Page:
• If Mystique didn't cross it when she replaced Xavier and tried to kill the New Recruits, for no reason other than them being unable to fight Magneto, then she did it when she kidnapped Scott, stealing his Power Limiter ruby quartz glasses, and leaving him stranded in the middle of nowhere, repeatedly attacking him and eventually trying to kill him while he's unable to see. All to get back at him for leaving her behind when she refused to tell them where she imprisoned Xavier.
    • Duncan Matthews and his pals went from Jerk Jocks, to repeatedly physically assaulting Scott unprovoked after he was outted as a mutant, to post-graduation attempted mutant murder with mining machinery and munitions. That last one got them locked up in prison though. Duh.
    • There was also the soft-drink manufacturer who unknowingly laced his drink with mutant poison. You can tell he's genuinely surprised... then Mood Whiplash kicks in and he figures he can make a lot of money off the discovery. It ended up not going anywhere, however.
    • Apocalypse was planning on using his machine to turn the populace into mutants... But even he notes that this may kill much of the human population, due to their bodies not being able to take it. He still was willing to go through it.
    • Principal Kelly went from being a possibly bigoted jerk of a principal to a complete bastard when he starts encouraging bullying of mutants and has both the Brotherhood and Duncan team-up to attack Scott so he can convince the school board that mutants are violent and dangerous.
  • Narm:
    • Wanda's flashback to when her father carted her off to a mental institution might have been more emotionally effective if they didn't use the exact same voice clip of her crying out to her father three times in the flashback, with those being her only lines aside from "Don't leave me...".
    • When Professor X is revealed to be Mystique in disguise, the drama of her line "things are about to get much worse" is ruined when there's a pan of everyone else making scared faces that just look goofy.
  • Never Live It Down:
    • Scott was a bit of a stick-in-the-mud but was overall a decent guy. However, "Joyride", where his rivalry with Lance was played up to give Lance an antagonist as he tries to join the X-Men, and as a result Scott became the biggest punching bag for Brotherhood fans. Ironically, he actually made a lot of good points against Lance's membership and did try to be friendly, until Lance's disrespect pushed him into retaliate, but people ignore this and focus solely on how he turned the Danger Room machine on to humiliate Lance in front of others.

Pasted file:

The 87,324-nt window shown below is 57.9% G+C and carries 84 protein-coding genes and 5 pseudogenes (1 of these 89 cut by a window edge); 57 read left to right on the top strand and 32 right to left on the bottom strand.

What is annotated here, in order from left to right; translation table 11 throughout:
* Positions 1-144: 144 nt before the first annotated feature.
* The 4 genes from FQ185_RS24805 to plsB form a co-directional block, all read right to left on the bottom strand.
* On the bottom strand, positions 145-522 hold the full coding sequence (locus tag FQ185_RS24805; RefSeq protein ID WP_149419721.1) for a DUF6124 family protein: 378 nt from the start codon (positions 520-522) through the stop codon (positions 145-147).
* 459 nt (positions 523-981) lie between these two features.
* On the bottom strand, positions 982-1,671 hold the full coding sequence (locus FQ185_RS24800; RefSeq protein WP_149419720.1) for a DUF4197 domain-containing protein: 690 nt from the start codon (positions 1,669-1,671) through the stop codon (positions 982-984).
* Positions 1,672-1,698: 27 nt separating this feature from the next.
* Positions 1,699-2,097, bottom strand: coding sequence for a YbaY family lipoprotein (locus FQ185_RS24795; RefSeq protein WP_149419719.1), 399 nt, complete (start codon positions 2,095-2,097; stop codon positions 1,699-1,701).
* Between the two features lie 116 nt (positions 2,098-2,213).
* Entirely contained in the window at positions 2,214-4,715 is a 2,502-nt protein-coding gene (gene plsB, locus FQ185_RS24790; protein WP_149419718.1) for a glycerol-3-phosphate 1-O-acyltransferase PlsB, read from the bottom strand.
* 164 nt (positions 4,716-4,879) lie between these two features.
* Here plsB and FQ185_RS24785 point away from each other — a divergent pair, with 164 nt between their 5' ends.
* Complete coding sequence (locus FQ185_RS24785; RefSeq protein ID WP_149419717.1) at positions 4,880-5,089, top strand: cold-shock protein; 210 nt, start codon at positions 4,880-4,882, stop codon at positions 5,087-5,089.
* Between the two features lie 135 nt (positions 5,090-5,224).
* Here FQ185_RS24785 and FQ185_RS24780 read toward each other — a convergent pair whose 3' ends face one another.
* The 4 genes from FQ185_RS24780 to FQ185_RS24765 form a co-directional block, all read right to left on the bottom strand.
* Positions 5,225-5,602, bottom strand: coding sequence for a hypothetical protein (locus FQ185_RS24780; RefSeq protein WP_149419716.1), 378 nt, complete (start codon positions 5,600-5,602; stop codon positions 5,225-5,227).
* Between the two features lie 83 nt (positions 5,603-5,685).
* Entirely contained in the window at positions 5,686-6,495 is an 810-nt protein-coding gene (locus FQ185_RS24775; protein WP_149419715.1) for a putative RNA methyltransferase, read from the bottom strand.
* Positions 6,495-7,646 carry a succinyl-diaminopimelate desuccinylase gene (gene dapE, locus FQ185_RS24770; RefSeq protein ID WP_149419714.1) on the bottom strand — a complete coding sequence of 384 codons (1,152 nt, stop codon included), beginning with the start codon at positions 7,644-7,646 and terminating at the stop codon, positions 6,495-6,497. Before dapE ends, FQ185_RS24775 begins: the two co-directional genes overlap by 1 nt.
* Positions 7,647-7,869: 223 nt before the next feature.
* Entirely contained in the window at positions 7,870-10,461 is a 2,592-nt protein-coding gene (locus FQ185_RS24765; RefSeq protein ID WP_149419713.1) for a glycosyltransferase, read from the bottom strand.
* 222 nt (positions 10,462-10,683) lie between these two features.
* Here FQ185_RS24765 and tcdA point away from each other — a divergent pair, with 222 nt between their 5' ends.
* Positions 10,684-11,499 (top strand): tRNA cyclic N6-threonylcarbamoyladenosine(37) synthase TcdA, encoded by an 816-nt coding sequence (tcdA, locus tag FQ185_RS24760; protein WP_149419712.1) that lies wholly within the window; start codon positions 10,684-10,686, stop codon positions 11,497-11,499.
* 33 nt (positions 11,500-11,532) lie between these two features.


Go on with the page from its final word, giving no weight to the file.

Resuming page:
• Similarly, the New Recruits are only remembered by some fans as Too Dumb to Live assholes, thanks to the same episode. Even though their learn their lesson after, some blame them entirely for Lance quitting since they willingly allowed him to take the blame for their stunts, and as a result some seem to think they were only ever shown as incompetent dumbasses.
  • Nightmare Fuel:
    • Mesmero's introductory episode was this from the beginning to the end in episode 25 (Mindbender). There was no blood, no ultra violence, no huge fights... just him kidnapping and brainwashing a bunch of innocent kids ( Jean, Kitty, Evan and Kurt), using them to set off his Evil Plan to wake up his master Apocalypse and slipping unnoticed under their caretakers' watch. And he starts this by entering the kids's dreams and turning them into nightmares. Poor, poor Jean Grey. Watch it here, with the Latin-american dub conveying the feeling almost as well as the original...
    • Blind Alley wasn't much better. Scott gets stranded in a deserted town as Mystique's revenge for him derailing her Evil Plan without his visor, completely unable to even open his eyes or he'll blast everything on sight into nothingness...
    • Apocalypse straddled the line, helped by the fact he wasn't particularly wordy in this continuity.
  • Rescued from the Scrappy Heap:
    • Spyke, who after living with the Morlocks, became a powerful, mutant-protecting vigilante that can light his spikes on fire.
    • Jubilee is often regarded as the most useless X-Woman to the general public (comic audiences feel differently though), here however, she's an Ensemble Dark Horse.